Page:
Culture shock – why you have it and how you can overcome it.
Culture shock can be disorientating.
Culture shock is overwhelming. There’s nothing quite like coming face-to-face with a new culture for the first time. It creates a sense of dis-ease and disorientation. For instance, if you – as a South African with a very liberal constitution – visit Saudi Arabia, you would be understandably shocked. We are so used to women having exactly the same rights as men here. There, a woman is treated quite differently. Until recently, women weren’t allowed to drive. Some (misinformed) men might say, their road accident rates must be much lower. Truth be told, some insurers give much better premiums to women as they’re statistically less likely to have accidents than men.
In any case, going from a “free society” to a very closed one – where voicing your opinion can get you into trouble – can cause feelings of claustrophobia.
Culture shock can lead to misunderstandings.
Or in the case of Thailand, you’ll find that in the “land of smiles”, the Thai are known for smiling and laughing at almost anything. Which could be very discomforting or even annoying to a South African. Especially when one has had an embarrassing accident. But this is the way the Thai deal with awkward situations. It’s intended to protect the dignity of the person whose misfortune has tripped them up. While for us, it is insulting and degrading.
Then there’s the overwhelming feeling of the true metropolitan cities, like London or New York. Regarded, in their own rights, as centres of commerce and trade for the world, these cities seem extreme in many respects. So much is going on, that we might experience information overload. There’s just too much to take in at any one moment. Our brains find it impossible to filter out information, and become overstimulated, leading the body to respond in a state of heightened anxiety. It is made worse because we don’t intuitively know why we’re experiencing what we’re experiencing. There’s also a need to “escape” from the “situation”. But where to go? Home is very far away.
Etiquette and culture shock.
Then there’s the case of etiquette. In Japan, men will always walk out of an elevator first. This conflicts with our tradition of gentlemanly behaviour – of giving way to a woman, whether we’re going out the same door, or walking towards each other on the same path. Or in China, it is perfectly acceptable to spit in public. This might seem very rude to a South Africa – or worse, alarming, and offensive.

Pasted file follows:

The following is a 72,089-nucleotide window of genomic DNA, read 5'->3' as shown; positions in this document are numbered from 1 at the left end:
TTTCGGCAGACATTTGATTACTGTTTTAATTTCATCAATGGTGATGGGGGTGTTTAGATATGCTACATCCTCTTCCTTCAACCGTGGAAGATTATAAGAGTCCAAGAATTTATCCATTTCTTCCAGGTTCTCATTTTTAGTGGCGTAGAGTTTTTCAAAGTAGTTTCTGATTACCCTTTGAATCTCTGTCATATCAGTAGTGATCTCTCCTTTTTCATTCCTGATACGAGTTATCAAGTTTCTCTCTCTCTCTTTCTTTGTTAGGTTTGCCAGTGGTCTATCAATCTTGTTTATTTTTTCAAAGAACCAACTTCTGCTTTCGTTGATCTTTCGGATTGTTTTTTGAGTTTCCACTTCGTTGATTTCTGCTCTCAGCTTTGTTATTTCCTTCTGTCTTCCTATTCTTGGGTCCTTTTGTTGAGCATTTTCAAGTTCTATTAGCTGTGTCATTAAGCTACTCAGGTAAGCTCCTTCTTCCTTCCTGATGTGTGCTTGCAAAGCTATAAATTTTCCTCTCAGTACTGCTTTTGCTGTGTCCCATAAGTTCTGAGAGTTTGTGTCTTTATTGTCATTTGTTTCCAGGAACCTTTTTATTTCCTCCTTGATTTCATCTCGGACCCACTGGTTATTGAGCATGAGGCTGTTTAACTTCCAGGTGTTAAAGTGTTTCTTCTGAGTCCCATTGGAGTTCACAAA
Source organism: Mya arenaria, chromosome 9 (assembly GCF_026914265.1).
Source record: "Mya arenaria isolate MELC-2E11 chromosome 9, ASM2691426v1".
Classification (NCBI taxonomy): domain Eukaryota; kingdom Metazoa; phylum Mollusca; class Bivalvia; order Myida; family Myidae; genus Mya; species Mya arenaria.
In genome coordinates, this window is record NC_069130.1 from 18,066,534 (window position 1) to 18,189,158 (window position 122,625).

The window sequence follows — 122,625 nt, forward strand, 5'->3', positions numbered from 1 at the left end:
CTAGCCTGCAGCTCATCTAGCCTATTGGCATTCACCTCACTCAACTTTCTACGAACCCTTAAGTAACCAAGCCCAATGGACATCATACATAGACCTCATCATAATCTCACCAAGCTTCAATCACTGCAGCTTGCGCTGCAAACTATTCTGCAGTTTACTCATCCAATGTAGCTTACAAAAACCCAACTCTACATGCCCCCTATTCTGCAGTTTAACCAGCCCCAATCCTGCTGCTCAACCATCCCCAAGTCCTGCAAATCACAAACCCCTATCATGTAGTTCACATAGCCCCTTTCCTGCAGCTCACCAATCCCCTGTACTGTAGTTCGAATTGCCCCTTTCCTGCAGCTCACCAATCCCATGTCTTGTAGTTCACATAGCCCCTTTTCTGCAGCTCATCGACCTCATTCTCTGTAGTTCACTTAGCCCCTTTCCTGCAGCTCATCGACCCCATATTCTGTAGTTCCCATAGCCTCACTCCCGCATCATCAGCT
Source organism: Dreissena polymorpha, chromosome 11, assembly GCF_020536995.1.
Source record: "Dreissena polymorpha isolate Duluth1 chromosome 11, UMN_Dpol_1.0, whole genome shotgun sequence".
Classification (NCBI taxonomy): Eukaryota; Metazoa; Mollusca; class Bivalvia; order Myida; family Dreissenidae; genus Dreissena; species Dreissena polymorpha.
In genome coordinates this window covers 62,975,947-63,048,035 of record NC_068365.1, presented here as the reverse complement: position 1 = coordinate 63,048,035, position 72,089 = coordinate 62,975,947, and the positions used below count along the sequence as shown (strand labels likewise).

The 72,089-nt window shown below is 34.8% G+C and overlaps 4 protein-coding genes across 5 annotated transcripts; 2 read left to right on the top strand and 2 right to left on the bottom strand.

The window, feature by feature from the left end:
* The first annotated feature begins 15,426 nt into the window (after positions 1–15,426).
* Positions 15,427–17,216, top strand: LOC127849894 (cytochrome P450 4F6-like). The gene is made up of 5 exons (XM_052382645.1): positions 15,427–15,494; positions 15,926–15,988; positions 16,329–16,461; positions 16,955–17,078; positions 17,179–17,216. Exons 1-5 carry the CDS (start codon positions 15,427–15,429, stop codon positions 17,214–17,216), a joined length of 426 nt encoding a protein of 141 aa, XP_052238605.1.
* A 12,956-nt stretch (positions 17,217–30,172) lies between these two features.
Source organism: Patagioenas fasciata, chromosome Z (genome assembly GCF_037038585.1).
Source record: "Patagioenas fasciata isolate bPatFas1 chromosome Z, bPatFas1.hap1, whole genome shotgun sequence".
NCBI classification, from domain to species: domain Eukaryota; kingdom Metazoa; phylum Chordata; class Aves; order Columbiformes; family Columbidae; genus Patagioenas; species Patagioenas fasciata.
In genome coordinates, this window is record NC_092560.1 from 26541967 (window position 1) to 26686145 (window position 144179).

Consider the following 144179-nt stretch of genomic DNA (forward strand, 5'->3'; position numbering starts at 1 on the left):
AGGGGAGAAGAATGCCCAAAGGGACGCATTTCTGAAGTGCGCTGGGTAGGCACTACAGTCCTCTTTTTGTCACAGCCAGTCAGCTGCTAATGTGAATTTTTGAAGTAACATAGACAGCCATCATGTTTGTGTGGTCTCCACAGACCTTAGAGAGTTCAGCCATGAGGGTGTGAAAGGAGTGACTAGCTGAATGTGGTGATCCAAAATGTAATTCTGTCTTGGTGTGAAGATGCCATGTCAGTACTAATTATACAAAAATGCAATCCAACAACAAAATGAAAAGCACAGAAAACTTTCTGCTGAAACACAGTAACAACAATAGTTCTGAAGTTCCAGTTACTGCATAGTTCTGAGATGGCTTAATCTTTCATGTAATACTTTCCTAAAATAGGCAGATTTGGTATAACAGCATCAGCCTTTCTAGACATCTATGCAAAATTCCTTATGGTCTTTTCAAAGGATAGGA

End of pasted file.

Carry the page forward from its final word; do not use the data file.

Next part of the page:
There are countless other examples. Germans and Israelis may seem very rude because they tend to be very direct in their speech and in the latter case, will happily skip the queue at an ATM ahead of you if you dither slightly to long. You’re expected to be pushy too, it becomes an ‘every man for himself’ situation.
Whatever the specifics of a culture’s customs and behaviour, you need to learn how to deal with it. The best way to handle mentally difficult situations is with preparation. There are so many books out there that (probably) deal with the specific culture you’re going to be visiting. And of course, there’s Wikipedia and Google too. Read read read. The more you know, the better you’ll understand the reasons a people act the way they do. Or, alternatively, you’ll be able to brace yourself for a feeling of culture clash. And don’t forget youTUBE. It’ll visually prepare you for the cultural customs, sights, and sounds you’ll experience.
Dealing with culture shock.
And don’t be afraid to give yourself some time to ‘climatize’ by going to your hotel room when needed. Just don’t spend too much time there; you’ll miss out on the adventure you’re on.
When it comes to etiquette, it helps to remember you’re a guest in a country very different from your own. Just as when you visited your friend’s house when you were a child, and the way the parents ran the home was very different to how yours did, host countries have their own way of doing things that work for them. Generally speaking, and that’s not to say we’re endorsing the rules and regulations that stifle any citizens in a country.
Because a sense of injustice is unhelpful in these situations. You can’t be expected to change an entire culture, nor should you try.
Whereas with customs involving, say, spitting in public, try to have a sense of humour about it. Our sense of humour is a built-in defence system that helps us cope with stressful or painful situations. Make use of it. It’ll keep you feeling comfortable in an uncomfortable situation.
Lastly, and above all, the best way to deal with culture shock is to remember: you’re on this journey to experience new things, cultures, places, and peoples. This is about the adventure. This is about the stories you’ll get to share when you’re home again.
And if you allow yourself to relax, and have fun, you may just fall in love with the country, and its people, you’re in.